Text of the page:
Is the federal government hitting the target with billions to ease the financial crisis?

Treasury Secretary Henry M. Paulson announced this week that the $700-billion Troubled Asset Relief Program, which was created to rescue banks from their "illiquid" investments in the housing market, won't be buying those toxic loans and securities after all. Instead, it will continue pumping cash directly into shaky banks and other lenders. We don't object to the change in TARP's direction, but we're not convinced that the government's efforts are focused on the problem they were meant to solve.

Despite the urgency with which it sold the program to lawmakers, the administration couldn't seem to make up its mind about the goal of the asset-buying program. Some officials wanted just to create a market for the mortgage-backed securities that banks couldn't sell, with the government paying as little for them as possible. But others wanted to pay a premium for those assets as an indirect way of boosting the banks' balance sheets. It didn't take Paulson long to decide that it made more sense to fortify banks by investing in them directly.

A common criticism of TARP is that it hasn't accomplished what it was supposed to, namely, easing the credit crisis that was threatening to sink the economy. Data from the financial markets suggest that TARP has been, at best, partly effective -- the interest rates that banks pay to borrow money from one another have dropped sharply, and corporations are starting to pay lower rates on the bonds they issue. Nevertheless, for many consumers and businesses, loans remain unusually hard to obtain.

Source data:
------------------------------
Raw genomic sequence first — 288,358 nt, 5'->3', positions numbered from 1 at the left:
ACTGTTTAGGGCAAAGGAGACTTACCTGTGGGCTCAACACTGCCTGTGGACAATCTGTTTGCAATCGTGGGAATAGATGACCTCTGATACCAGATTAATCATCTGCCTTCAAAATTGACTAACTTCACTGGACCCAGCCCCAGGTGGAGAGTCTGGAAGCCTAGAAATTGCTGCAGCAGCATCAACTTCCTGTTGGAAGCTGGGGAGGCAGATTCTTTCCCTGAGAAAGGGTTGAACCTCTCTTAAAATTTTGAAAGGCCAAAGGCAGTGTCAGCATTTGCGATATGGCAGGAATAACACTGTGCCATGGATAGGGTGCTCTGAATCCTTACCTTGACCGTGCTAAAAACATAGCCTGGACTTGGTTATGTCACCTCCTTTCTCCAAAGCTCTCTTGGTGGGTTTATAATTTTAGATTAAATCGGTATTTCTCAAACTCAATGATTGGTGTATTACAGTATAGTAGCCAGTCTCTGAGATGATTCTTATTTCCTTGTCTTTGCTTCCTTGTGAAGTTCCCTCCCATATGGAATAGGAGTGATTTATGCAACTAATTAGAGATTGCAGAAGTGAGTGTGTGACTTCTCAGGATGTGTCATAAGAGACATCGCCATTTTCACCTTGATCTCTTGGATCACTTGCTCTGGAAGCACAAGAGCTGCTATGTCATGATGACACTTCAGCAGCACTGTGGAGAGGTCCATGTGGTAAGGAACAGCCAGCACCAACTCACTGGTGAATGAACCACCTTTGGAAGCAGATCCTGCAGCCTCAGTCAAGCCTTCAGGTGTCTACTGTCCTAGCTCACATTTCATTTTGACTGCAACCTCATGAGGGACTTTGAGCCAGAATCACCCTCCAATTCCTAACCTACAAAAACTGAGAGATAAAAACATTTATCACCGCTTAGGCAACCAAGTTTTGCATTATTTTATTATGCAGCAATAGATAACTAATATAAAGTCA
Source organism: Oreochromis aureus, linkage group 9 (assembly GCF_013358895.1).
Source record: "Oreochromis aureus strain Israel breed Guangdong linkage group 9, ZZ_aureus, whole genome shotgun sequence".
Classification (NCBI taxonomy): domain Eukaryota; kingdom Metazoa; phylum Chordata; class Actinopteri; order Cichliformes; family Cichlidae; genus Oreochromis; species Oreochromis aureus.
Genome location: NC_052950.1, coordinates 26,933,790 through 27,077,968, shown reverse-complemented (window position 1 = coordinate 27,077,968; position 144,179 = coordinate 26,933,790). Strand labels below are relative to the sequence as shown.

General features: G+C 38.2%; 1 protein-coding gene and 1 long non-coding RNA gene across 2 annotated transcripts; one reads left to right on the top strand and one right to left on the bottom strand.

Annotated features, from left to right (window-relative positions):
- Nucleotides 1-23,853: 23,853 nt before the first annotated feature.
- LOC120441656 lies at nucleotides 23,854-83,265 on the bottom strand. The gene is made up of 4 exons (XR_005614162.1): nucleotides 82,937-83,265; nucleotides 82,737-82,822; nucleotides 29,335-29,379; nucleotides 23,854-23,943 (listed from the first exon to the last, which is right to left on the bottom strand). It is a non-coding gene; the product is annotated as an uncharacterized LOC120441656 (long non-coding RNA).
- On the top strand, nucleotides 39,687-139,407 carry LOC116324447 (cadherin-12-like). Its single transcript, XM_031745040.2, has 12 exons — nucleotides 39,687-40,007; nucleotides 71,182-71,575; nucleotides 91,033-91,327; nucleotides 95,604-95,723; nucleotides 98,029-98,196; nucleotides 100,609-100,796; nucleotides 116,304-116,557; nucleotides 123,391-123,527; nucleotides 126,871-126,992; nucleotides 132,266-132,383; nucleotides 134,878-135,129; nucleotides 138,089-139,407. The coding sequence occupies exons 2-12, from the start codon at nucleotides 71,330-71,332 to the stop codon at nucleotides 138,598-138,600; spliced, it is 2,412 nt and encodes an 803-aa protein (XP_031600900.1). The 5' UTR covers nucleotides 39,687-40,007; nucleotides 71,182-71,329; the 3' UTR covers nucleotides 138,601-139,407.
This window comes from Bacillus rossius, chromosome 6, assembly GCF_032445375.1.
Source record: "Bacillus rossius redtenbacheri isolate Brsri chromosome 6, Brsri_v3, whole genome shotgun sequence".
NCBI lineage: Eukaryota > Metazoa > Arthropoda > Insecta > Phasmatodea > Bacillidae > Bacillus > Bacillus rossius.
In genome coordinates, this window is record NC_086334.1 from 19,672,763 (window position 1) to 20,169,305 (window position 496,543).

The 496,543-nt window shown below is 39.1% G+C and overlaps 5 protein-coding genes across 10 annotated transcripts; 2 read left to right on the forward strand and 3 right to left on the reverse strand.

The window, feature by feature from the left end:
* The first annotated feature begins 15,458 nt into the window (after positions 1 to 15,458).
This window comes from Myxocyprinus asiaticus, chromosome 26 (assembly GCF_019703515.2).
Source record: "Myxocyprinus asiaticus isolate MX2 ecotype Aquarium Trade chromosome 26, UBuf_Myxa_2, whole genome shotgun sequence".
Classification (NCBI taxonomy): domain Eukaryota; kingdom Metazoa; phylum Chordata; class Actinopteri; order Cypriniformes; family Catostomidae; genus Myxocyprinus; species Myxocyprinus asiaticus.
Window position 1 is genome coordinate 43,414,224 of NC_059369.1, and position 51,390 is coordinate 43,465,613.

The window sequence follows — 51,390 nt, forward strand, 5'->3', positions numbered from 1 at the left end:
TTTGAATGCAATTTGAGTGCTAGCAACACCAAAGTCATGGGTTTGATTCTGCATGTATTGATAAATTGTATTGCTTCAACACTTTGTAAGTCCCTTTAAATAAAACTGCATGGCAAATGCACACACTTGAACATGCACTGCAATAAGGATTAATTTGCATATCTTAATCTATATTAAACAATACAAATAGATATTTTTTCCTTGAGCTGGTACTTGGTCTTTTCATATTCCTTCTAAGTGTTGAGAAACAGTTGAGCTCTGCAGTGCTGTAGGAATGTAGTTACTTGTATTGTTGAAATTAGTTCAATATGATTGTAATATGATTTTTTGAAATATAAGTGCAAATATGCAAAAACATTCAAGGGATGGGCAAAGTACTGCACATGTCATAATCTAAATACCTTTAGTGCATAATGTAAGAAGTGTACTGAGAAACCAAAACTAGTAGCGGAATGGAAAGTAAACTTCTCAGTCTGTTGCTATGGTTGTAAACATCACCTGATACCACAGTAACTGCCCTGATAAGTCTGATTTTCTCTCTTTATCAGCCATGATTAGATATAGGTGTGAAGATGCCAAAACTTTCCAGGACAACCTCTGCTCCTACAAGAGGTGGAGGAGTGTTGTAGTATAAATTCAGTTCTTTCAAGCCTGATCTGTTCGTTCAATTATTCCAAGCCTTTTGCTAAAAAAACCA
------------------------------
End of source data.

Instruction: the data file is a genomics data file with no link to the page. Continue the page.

Paulson says the department plans to expand its efforts to ease the credit crunch, but his strategy for the remaining $400 billion or so in TARP may not do the trick either. In particular, we're skeptical of Paulson's plans to invest in credit-supplying institutions that aren't banks -- for example, giant insurance company American International Group received a $40-billion investment from TARP -- and to address problems in more types of debt markets, including credit card and student-loan debt. As the Center for American Progress points out, the biggest issuers of credit card debt are bank holding companies that have already dined at the TARP trough. And the U.S. Department of Education has already agreed to provide a secondary market for student loans.

The most welcome change that Paulson promised was to use a portion of TARP to avert foreclosures in some unspecified way. That effort may prove to be as weak as the administration's other initiatives to help homeowners, but at least it's aimed at the root of the credit crisis.

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